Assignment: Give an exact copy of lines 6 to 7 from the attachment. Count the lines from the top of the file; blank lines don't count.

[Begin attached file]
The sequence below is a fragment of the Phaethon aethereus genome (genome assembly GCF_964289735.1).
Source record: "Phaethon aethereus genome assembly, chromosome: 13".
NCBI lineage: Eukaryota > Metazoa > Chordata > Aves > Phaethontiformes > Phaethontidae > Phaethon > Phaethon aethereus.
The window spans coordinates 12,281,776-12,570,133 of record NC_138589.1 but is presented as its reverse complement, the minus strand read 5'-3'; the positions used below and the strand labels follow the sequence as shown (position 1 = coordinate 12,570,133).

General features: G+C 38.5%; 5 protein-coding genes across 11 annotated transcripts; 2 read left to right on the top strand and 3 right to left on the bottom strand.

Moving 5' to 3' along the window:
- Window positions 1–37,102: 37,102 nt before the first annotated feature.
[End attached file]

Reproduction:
Moving 5' to 3' along the window:
- Window positions 1–37,102: 37,102 nt before the first annotated feature.